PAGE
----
The Ethical Living Challenge
Many of us want to live more ethical lives, but knowing where to start can be tricky. So it’s just as well that Emma Crane, an enterprising University of Melbourne student and passionate advocate for human rights and sustainability, came up with the Ethical Living Challenge, 21 days of activities and resources designed to help you make the world a better place. The action kicks off on 1 May, so we caught up with Emma to discover the story behind the challenge and the sort of impact she hopes it’ll have.
What was the inspiration behind the Ethical Living Challenge?
I originally developed the Ethical Living Challenge (ELC) two years ago as part of my UNICEF Young Ambassador role, but decided to do it independently for logistical reasons. Since then, I’ve had amazing encouragement from family, friends and companies such as Ethical Switch (who are sponsoring the challenge). It’s really inspiring to have the support of people who really see the merit in the project – they truly believe in its potential to educate and motivate people on issues of ethical living and social justice. Their enthusiasm has been inspiring to me and often reminds me of the reason I created ELC: to fight for the rights of others, to be a voice for the voiceless and to inspire an inter-generational commitment to ethical living.
Can you tell us a bit more about the challenge? What will be happening over the 21 days? What kind of topics will you cover?
The ELC is a free 21-day online program that encourages participants to live more ethically, taking place from 1 – 21 May this year. Most people don’t know where the food on their plate comes from, let alone how the clothes on their back were produced: ELC is about exposing these realities and inspiring people to act on the issues they’ll learn about during the 21 days. An email will be sent to participants each day with facts, research activities, daily challenges and practical actions to take, such as writing a letter to an MP or initiating a Fair Trade Community. Every day will have a different theme, such as food, fashion, cosmetics or travel, and will cover social and environmental issues ranging from child labour to deforestation. There will be dedicated ‘action days’ plus resources, competitions and giveaways throughout the challenge. It coincides with Fair Trade Fortnight in Australia, so hopefully people will be able to use that for double the impact. ELC will grow into an annual program with an international reach in future years. Ultimately, it seeks to equip participants with the knowledge and skills necessary to act on issues of injustice and be pioneers in the ethical living movement.
What is your background? How did your interest in ethical living start?
I’m currently a 19-year-old student at the University of Melbourne (studying Geography and Anthropology) and I grew up on the sunny shores of Perth. I was born into an amazing family and had an extremely fortunate childhood, but I was acutely aware that there were people around the world who didn’t even have enough to eat. Learning that at a young age resonated with me, but I think my passion for ethical living was really triggered by spending a year in Indonesia when I was five. The discrepancy between our sheltered expat life and the reality for most of the population was, in hindsight, incredibly unjust. This realisation stuck with me through school – I became the Community Service Captain of my junior school, then was elected into the same role for high school. As a teenager, I tried to navigate the world of social injustice through volunteering and advocacy, working with organisations from World Vision to UNICEF to the Fair Trade Association. But I became increasingly frustrated with the lack of political progress, my seemingly miniscule impact and the fact that things weren’t quite as simple as I once thought. During a trip to Cambodia in my gap year, I became disillusioned with the international development sector, and it threw into question everything I had previously advocated for. It taught me that our efforts to help people ‘less fortunate’ are often incredibly misguided and uninformed, which turned my focus from ‘What can I do to help others?’ to ‘What can I do to ensure I don’t harm others?’ Thus, ELC was born.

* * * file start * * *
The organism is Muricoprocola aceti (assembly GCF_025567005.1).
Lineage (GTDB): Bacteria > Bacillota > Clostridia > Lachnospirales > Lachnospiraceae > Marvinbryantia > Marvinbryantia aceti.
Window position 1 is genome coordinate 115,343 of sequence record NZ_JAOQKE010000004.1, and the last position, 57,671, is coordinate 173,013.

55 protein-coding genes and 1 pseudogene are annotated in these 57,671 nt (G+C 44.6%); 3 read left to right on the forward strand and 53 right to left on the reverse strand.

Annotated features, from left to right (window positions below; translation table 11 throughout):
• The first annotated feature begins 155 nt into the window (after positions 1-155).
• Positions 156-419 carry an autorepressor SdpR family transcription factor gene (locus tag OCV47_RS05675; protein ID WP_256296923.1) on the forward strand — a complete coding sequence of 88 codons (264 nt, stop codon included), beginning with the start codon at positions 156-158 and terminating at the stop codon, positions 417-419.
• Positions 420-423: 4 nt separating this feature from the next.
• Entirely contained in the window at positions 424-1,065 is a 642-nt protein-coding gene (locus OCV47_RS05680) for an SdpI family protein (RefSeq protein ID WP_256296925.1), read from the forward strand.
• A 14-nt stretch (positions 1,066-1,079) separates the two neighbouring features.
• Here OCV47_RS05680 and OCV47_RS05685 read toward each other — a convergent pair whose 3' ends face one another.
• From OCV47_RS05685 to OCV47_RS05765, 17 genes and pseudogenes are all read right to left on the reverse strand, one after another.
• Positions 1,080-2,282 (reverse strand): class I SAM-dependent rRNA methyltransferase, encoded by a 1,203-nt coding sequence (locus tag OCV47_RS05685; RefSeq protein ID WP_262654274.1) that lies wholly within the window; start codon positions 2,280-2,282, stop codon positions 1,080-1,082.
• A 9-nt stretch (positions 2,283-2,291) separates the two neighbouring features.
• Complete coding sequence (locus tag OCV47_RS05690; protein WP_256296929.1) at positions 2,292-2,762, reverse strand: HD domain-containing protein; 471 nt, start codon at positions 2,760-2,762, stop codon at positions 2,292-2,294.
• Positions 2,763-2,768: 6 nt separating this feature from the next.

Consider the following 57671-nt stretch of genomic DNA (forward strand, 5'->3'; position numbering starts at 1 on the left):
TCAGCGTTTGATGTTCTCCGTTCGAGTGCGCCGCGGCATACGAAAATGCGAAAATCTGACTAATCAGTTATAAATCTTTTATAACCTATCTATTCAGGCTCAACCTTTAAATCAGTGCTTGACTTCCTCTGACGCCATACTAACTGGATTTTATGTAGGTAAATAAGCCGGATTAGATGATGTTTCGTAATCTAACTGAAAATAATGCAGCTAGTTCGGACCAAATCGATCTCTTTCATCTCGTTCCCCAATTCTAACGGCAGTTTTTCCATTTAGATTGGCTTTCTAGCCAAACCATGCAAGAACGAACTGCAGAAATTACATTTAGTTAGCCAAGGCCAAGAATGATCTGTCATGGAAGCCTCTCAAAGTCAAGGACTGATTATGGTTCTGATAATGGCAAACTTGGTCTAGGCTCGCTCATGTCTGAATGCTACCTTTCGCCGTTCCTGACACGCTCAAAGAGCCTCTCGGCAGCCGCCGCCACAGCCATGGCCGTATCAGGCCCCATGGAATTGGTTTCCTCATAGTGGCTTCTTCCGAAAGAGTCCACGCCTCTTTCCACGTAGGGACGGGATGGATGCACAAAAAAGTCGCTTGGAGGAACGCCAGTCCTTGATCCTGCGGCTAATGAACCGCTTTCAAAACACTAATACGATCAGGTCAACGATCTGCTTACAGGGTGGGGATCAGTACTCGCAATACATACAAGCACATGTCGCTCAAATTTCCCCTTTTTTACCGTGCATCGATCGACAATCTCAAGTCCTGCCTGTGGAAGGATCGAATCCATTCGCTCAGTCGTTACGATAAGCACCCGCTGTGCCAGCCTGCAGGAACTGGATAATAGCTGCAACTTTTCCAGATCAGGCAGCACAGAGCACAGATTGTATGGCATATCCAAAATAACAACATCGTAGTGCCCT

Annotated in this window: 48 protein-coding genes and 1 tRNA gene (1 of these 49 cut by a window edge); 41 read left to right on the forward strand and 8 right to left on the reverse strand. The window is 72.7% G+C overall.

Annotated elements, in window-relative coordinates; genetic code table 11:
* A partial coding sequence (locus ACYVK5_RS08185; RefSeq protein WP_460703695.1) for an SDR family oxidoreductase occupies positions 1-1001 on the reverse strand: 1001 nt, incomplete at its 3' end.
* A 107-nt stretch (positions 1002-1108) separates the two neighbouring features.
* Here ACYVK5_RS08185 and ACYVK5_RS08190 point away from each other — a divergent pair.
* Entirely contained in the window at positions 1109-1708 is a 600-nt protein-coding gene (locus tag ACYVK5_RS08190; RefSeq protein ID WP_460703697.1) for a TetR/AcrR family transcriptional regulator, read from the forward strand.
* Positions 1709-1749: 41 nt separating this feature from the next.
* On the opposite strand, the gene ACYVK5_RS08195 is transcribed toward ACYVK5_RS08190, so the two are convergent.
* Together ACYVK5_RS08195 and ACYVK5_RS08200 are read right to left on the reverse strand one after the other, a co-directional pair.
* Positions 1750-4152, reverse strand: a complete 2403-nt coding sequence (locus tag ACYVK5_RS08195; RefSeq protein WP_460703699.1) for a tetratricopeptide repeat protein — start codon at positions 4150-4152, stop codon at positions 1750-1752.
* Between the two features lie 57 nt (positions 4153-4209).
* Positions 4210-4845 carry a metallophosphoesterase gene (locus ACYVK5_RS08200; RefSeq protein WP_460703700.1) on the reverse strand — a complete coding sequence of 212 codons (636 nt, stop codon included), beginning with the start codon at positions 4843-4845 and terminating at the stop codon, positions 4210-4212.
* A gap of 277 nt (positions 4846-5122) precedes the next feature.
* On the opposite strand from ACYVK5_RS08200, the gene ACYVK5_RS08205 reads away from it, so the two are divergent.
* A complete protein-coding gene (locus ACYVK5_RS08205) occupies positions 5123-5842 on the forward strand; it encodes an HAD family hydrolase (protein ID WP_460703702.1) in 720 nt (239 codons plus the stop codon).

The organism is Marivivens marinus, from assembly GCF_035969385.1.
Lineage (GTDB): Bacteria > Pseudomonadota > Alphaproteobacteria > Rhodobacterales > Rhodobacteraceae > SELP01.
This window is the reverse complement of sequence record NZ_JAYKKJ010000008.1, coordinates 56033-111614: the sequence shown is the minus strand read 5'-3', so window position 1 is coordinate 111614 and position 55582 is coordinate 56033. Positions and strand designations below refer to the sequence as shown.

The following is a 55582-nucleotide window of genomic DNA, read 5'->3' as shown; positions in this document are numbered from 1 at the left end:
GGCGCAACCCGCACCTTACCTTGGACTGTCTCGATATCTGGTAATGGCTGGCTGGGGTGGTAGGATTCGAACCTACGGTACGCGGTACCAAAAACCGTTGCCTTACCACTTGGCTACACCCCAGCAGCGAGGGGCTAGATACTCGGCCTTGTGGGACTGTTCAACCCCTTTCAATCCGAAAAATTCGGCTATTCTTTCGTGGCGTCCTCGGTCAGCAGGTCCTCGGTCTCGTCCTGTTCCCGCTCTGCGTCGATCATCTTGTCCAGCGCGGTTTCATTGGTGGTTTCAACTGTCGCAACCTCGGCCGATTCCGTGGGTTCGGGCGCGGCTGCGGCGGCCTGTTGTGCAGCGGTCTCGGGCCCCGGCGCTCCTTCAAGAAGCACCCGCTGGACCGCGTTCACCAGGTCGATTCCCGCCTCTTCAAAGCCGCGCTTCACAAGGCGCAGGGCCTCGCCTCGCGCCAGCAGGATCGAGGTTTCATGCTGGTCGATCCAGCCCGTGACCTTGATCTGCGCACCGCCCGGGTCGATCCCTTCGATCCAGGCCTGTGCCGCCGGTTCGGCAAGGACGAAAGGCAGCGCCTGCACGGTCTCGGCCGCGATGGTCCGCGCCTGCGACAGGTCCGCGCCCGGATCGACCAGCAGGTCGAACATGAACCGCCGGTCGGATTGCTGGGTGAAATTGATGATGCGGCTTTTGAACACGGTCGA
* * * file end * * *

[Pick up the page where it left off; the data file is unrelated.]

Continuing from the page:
Who do you want to take part?
Absolutely everybody! The young, the old, students, workers, parents, children, city dwellers, country folk, ethical saints or complete novices – you don’t even have to know what ‘ethical living’ even means to take part. ELC is designed to teach everyone new things and equip them with the knowledge and skills to continue advocating for change after the challenge finishes. Whilst I originally intended ELC to be for 15 to 25-year-olds, I realised along the way that this was too restrictive. Ethical living is something that needs to be adopted by everyone, not just a select group of young people.
What kind of impact do you hope the challenge will have?
ELC is about creating and sustaining a movement of ethical living. It’s about encouraging people to take responsibility over their purchases and their actions. It’s about getting people to recognise that we can’t sit on the sidelines and watch people being exploited and the environment being destroyed – mostly because, as consumers, we’re the ones fuelling it. Our purchases send a powerful message to corporations, so by investing our money in ethical ways, we can slowly change the way our world operates. That’s the impact that I hope ELC will have: to inspire activism, encourage responsible consumer choices and inspire people to care. Even if I manage to change the mindset and habits of just one person, that’s a win.
Interested in taking part? Sign up online before 1 May 2015 at www.ethicallivingchallenge.com!